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Home >> Seeker’s Solace  >> Know thyself: Understanding the universe
 

Know thyself: Understanding the universe

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The whole theory of Maya does not mean that the world is an illusion.

The world is a reality, but the theory of Maya says that the world is only relatively real and, therefore, not absolutely real. This means it is not what you think it to be or what you think it is. You don’t know what it actually is. This is the theory of Maya. It is not that there is nothing, there is something but it is not the ‘something’, which you think it is.

The thing that you think it is, it is not, but there is something. In this context, I would like to quote a part of a beautiful poem by William Blake. He says:

Now, I a fourfold vision see,

And a fourfold vision is given to me:

‘Tis fourfold in my supreme delight

And threefold in soft Beulahs’ night

And twofold always, may God us keep

From single vision and Newton’s sleep!

Do you know what it means–”Newton’s sleep?” The Newtonian concept of the world is where we have defined everything and are sleeping blissfully in the thought that, ‘this is what it is, and nothing can alter it.’

Vedanta rejects the myth of reality as external to the human mind and it acknowledges consciousness as the source of the entire cosmos.


“And single vision”–it means I have a singular understanding of something. This is a great detriment to the understanding of one’s self and understanding of the universe because the single vision evolves into the fanatical vision. It has to move, change; it has to see the plurality of this world and its existence.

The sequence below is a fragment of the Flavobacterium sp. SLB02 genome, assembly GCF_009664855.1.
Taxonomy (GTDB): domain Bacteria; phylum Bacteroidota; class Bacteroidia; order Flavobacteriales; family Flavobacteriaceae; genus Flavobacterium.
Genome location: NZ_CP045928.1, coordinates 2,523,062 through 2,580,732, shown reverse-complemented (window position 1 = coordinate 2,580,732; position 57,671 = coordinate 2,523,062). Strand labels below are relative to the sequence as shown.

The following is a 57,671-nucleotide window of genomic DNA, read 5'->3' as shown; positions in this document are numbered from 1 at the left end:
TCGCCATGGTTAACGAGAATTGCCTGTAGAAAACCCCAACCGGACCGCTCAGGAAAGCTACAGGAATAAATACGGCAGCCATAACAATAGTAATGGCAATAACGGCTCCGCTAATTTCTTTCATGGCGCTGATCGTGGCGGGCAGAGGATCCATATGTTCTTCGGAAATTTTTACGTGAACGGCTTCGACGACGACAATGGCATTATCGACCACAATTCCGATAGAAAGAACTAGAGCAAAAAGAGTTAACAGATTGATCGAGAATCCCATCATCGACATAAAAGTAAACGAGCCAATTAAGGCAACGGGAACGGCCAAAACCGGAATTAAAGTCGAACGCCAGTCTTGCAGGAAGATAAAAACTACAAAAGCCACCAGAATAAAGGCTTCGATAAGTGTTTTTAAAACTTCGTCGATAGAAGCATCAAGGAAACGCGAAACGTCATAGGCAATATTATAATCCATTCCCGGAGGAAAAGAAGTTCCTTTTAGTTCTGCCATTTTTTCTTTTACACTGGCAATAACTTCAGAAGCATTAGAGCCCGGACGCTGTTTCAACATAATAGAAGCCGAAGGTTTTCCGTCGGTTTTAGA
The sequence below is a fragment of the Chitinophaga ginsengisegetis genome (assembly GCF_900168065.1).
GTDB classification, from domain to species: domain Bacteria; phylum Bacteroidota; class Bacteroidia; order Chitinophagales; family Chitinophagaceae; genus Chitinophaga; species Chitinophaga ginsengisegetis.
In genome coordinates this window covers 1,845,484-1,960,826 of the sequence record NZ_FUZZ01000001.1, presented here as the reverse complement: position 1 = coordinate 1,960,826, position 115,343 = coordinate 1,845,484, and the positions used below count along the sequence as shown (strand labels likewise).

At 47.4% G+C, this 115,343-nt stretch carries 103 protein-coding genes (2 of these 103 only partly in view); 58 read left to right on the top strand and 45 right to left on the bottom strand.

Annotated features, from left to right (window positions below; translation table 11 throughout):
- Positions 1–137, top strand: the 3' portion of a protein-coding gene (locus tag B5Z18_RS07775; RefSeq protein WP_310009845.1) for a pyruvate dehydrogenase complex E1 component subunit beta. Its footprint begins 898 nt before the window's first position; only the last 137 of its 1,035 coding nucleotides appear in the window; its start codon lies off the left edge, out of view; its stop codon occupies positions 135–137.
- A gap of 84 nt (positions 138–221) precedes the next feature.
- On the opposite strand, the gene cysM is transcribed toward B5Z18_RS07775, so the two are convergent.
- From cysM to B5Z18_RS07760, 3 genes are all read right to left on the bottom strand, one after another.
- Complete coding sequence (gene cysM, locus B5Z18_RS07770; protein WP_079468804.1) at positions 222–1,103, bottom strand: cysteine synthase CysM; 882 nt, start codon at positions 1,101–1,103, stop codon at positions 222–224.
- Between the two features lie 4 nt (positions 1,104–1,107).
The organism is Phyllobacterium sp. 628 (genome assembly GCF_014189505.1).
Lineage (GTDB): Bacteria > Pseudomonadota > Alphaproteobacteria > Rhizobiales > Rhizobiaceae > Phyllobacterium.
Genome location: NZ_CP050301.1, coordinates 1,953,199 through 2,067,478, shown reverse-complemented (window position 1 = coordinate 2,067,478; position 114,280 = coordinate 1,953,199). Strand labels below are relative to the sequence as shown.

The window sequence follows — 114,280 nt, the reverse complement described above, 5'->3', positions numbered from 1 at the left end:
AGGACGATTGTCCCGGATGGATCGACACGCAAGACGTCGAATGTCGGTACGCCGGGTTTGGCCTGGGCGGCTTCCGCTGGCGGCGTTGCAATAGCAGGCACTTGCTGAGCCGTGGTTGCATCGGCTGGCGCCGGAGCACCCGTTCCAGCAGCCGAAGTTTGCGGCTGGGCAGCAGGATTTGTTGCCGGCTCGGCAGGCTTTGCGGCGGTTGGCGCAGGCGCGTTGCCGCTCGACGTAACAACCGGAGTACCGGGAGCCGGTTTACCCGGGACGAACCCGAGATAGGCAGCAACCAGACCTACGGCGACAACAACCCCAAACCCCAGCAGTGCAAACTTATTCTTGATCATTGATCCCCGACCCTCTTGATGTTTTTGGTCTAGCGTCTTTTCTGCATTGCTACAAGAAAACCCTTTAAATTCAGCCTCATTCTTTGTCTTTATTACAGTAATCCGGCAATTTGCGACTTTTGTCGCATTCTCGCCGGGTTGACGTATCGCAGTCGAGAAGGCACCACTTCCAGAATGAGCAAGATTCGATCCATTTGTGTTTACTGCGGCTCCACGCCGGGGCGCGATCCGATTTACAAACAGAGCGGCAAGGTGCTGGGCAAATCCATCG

Having said this, let us proceed to the understanding of what we are seeking–the truth, the Brahman.

Vedanta rejects the myth of reality as external to the human mind and it acknowledges consciousness as the source of the entire cosmos. According to Vedanta, or even Sankhya, it is the mind that we see reflected in matter. Physical science–what we see and read in books of Physics, Chemistry, and Mathematics–is very much like a metaphor that the scientist, like the poet for instance, creates and extends its meaning and value in the quest for better understanding.

So let us look at this very closely.

According to Vedanta, this entire cosmos is a complete, seamless, and continuous unity–the one that contains within itself the potential (to manifest) for millions of actualisations of the universe; the actualisations which are possible for us to think and also which are impossible for us to think or conceive. We are just one aspect of the one Supreme Seamless Continuous Reality. 

We must remember the fact that, in the last few years, the trend in mainstream physical sciences also has been towards an uncertainty–especially in quantum physics, where people swear by the string theory and the theory of probability. Here, one is not sure, unlike the Newtonian certainty that existed some years ago.

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